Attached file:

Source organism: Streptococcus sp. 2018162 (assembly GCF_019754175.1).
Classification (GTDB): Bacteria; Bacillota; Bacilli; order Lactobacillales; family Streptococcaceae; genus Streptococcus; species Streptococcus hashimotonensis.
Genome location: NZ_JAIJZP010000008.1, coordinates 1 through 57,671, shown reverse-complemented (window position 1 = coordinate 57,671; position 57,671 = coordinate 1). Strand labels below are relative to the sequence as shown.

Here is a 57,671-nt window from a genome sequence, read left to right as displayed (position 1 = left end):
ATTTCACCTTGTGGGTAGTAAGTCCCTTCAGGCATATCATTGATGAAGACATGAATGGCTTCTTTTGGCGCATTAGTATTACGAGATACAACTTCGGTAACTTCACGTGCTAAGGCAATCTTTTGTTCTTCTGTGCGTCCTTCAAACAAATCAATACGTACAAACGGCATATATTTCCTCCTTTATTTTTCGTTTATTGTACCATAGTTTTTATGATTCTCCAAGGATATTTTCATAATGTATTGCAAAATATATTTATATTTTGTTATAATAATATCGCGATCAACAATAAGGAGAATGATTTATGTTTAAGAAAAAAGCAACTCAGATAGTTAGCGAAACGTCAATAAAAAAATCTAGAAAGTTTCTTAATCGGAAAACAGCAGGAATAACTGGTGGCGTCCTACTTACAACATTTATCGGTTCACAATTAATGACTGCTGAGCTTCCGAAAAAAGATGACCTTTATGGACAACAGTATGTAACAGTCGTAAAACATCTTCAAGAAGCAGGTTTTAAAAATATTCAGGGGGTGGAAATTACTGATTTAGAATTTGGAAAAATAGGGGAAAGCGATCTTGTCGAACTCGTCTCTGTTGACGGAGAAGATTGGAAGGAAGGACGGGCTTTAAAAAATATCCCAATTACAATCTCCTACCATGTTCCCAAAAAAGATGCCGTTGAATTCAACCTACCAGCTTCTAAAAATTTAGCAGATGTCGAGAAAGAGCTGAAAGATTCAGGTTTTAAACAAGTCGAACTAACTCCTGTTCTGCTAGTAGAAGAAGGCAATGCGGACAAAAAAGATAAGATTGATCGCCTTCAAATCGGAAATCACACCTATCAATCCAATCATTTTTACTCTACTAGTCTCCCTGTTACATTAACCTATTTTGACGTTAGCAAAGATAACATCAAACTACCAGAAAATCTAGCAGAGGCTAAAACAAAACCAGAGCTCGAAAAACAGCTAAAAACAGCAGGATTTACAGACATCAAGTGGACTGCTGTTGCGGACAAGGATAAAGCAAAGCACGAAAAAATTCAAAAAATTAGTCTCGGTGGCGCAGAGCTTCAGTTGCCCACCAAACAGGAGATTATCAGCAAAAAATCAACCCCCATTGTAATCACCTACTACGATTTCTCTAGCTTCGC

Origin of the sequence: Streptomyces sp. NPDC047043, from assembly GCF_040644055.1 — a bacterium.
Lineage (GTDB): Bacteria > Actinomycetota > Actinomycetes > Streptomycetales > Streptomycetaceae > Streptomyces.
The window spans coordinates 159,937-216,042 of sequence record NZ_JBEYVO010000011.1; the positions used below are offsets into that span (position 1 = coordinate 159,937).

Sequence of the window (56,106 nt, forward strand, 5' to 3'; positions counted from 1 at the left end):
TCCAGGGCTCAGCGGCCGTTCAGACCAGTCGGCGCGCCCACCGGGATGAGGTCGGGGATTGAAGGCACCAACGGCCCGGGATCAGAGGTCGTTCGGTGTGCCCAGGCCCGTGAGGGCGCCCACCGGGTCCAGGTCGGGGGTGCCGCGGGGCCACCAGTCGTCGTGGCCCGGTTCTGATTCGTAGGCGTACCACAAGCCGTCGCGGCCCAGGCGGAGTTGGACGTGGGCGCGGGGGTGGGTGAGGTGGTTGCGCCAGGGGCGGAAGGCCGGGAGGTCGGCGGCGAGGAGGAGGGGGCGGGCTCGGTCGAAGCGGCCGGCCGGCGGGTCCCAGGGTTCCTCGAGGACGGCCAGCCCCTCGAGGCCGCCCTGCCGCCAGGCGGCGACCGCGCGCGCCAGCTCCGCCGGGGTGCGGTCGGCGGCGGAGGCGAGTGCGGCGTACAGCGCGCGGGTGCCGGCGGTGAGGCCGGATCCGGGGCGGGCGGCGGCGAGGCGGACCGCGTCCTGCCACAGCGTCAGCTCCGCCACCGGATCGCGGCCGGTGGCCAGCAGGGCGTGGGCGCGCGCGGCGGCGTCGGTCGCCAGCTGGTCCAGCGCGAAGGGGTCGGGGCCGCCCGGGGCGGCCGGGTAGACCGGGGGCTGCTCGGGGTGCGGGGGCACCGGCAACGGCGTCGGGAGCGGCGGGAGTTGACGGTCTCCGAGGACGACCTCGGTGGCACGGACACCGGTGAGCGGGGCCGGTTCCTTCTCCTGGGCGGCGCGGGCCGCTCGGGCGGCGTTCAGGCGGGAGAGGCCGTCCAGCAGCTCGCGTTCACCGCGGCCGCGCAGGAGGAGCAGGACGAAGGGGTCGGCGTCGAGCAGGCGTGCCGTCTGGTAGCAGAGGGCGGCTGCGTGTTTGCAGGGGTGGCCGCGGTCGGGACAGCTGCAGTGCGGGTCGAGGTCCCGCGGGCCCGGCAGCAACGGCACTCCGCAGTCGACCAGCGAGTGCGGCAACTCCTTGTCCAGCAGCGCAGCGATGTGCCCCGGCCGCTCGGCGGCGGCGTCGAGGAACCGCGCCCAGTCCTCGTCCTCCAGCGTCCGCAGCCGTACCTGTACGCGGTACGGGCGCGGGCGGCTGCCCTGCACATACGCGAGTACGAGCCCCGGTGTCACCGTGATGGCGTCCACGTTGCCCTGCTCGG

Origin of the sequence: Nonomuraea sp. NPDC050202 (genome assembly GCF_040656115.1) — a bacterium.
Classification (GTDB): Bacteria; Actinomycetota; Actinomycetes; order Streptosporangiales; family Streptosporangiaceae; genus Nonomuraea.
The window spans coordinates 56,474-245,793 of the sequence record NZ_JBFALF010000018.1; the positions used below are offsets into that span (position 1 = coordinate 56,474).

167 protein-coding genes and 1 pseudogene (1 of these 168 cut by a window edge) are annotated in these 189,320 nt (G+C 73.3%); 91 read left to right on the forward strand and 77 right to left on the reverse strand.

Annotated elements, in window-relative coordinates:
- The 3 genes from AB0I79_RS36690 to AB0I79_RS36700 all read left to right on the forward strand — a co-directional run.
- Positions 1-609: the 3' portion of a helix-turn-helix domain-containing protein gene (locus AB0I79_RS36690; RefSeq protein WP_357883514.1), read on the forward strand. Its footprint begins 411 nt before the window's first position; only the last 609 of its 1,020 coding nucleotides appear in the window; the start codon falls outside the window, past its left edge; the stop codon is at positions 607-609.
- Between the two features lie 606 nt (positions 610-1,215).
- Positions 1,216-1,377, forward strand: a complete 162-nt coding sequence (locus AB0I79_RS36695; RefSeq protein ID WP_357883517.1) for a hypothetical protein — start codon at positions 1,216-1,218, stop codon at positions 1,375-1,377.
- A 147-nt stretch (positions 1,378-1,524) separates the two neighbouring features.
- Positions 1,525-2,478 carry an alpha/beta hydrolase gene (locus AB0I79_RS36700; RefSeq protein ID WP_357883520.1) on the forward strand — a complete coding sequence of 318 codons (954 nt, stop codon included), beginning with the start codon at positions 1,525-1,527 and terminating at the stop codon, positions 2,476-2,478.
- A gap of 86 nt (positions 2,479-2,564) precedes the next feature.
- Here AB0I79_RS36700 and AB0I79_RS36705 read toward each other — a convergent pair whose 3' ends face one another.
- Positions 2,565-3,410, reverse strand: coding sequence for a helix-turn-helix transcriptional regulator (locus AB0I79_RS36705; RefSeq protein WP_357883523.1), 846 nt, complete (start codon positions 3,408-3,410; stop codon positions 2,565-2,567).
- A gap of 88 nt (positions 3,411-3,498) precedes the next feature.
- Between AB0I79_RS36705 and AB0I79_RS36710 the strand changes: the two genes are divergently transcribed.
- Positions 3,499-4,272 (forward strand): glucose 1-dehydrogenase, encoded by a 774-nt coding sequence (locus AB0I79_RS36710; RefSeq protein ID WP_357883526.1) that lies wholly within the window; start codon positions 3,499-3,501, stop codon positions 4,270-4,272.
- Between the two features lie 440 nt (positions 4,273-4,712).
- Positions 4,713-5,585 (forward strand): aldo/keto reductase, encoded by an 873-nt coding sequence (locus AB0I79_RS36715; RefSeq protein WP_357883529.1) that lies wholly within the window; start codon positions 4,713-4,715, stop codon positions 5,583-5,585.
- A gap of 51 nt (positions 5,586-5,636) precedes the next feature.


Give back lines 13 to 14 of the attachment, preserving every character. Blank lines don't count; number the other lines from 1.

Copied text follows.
The window spans coordinates 56,474-245,793 of the sequence record NZ_JBFALF010000018.1; the positions used below are offsets into that span (position 1 = coordinate 56,474).

167 protein-coding genes and 1 pseudogene (1 of these 168 cut by a window edge) are annotated in these 189,320 nt (G+C 73.3%); 91 read left to right on the forward strand and 77 right to left on the reverse strand.